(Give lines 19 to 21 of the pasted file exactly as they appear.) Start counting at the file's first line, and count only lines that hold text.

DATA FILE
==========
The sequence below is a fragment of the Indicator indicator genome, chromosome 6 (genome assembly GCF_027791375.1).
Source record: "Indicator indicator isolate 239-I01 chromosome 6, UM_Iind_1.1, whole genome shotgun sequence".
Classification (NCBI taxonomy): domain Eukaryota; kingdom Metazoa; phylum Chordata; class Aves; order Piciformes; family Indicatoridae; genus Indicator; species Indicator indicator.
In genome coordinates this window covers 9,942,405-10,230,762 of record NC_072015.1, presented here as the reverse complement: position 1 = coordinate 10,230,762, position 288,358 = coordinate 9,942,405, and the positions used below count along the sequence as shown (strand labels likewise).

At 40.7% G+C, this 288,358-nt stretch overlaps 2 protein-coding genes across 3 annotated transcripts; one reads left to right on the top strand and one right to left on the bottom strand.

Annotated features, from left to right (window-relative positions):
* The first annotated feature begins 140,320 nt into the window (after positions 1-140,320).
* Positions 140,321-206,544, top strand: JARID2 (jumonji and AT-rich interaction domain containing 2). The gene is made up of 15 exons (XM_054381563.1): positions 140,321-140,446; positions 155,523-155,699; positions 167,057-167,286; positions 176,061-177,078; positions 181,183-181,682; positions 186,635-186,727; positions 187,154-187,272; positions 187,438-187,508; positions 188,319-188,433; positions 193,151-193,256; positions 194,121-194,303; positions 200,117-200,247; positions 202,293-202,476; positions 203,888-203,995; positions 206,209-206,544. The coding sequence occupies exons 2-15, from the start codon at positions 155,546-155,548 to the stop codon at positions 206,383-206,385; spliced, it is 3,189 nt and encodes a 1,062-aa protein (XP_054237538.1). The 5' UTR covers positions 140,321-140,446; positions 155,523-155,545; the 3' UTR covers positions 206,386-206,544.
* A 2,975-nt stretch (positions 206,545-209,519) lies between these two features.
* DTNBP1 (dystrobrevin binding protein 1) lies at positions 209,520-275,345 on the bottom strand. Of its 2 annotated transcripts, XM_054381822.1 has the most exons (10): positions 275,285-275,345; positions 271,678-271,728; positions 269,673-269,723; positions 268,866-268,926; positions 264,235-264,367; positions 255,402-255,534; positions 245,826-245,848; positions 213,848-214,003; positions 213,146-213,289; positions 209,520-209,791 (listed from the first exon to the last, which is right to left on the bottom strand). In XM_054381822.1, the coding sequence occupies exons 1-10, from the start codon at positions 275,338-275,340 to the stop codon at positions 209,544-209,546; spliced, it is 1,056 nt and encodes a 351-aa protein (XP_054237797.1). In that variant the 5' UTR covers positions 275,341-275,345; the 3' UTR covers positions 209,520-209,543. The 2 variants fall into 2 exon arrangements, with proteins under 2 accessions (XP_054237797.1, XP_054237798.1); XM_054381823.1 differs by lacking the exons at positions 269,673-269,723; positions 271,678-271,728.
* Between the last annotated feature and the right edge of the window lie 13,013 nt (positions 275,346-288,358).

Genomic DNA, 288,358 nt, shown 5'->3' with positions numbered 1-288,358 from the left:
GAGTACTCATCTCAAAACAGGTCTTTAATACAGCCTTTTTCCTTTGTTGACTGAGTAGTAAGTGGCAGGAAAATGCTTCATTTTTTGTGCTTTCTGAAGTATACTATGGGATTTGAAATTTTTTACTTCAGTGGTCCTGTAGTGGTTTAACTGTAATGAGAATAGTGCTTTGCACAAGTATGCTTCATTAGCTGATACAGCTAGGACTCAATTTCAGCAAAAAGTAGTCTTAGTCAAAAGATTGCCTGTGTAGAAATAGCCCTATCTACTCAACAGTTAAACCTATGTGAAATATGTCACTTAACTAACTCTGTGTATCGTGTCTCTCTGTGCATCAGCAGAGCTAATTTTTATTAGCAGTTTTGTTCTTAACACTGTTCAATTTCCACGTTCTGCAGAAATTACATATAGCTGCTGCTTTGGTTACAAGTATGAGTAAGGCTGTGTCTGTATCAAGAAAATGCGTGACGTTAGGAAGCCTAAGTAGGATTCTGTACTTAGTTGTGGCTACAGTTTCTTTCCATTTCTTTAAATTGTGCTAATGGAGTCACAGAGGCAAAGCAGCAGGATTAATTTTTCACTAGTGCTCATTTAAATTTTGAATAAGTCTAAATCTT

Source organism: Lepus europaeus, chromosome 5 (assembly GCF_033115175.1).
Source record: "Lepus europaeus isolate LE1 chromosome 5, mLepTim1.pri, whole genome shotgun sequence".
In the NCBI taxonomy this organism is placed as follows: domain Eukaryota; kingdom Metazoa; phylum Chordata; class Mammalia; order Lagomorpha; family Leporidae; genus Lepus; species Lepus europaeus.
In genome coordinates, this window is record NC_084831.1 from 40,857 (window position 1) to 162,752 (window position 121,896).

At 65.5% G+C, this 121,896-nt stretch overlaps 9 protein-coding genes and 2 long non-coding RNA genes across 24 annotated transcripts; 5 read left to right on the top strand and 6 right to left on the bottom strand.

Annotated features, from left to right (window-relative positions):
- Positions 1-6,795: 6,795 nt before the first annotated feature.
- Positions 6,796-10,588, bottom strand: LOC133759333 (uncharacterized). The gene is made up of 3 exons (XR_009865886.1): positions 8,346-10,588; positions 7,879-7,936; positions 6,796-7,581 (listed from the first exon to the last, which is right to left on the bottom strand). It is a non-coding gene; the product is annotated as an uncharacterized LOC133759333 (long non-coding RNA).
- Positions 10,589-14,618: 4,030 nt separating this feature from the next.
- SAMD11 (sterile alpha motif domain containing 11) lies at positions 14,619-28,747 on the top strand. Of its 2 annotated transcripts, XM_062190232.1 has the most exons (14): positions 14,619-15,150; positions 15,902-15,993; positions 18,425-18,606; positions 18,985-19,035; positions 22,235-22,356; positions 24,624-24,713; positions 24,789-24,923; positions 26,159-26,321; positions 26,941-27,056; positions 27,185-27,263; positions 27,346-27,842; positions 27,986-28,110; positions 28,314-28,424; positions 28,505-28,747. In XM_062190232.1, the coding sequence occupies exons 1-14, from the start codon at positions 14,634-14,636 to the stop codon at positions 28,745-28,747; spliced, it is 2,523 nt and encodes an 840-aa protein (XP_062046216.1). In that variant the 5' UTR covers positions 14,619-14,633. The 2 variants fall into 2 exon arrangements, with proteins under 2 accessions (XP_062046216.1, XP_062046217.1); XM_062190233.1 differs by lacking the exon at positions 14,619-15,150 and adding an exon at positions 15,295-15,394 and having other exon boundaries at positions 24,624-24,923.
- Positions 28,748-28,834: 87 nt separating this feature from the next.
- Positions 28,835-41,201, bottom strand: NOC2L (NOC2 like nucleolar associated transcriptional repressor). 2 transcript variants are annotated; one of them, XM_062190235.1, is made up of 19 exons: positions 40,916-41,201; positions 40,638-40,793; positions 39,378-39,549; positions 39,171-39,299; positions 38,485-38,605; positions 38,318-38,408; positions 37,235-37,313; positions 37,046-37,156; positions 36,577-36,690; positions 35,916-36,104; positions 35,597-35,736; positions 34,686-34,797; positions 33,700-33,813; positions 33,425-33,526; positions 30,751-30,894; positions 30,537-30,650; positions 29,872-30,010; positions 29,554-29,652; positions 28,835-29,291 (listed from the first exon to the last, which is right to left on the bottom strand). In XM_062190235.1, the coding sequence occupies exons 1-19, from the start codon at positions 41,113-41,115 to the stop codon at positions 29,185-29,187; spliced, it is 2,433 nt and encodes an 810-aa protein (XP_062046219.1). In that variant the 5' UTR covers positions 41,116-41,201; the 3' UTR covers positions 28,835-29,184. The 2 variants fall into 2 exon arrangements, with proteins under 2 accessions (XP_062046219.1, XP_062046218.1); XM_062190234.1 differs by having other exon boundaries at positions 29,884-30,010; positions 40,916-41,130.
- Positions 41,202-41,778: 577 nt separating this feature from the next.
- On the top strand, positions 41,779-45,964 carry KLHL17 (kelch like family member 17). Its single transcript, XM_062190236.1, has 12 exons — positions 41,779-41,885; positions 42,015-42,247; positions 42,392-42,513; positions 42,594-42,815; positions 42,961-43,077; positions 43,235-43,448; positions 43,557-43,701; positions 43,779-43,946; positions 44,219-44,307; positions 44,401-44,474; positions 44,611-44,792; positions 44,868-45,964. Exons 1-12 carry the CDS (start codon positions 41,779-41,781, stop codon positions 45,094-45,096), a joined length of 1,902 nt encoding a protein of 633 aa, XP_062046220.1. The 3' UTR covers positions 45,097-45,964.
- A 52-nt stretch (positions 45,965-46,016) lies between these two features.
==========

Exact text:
Annotated features, from left to right (window-relative positions):
- Positions 1-6,795: 6,795 nt before the first annotated feature.
- Positions 6,796-10,588, bottom strand: LOC133759333 (uncharacterized). The gene is made up of 3 exons (XR_009865886.1): positions 8,346-10,588; positions 7,879-7,936; positions 6,796-7,581 (listed from the first exon to the last, which is right to left on the bottom strand). It is a non-coding gene; the product is annotated as an uncharacterized LOC133759333 (long non-coding RNA).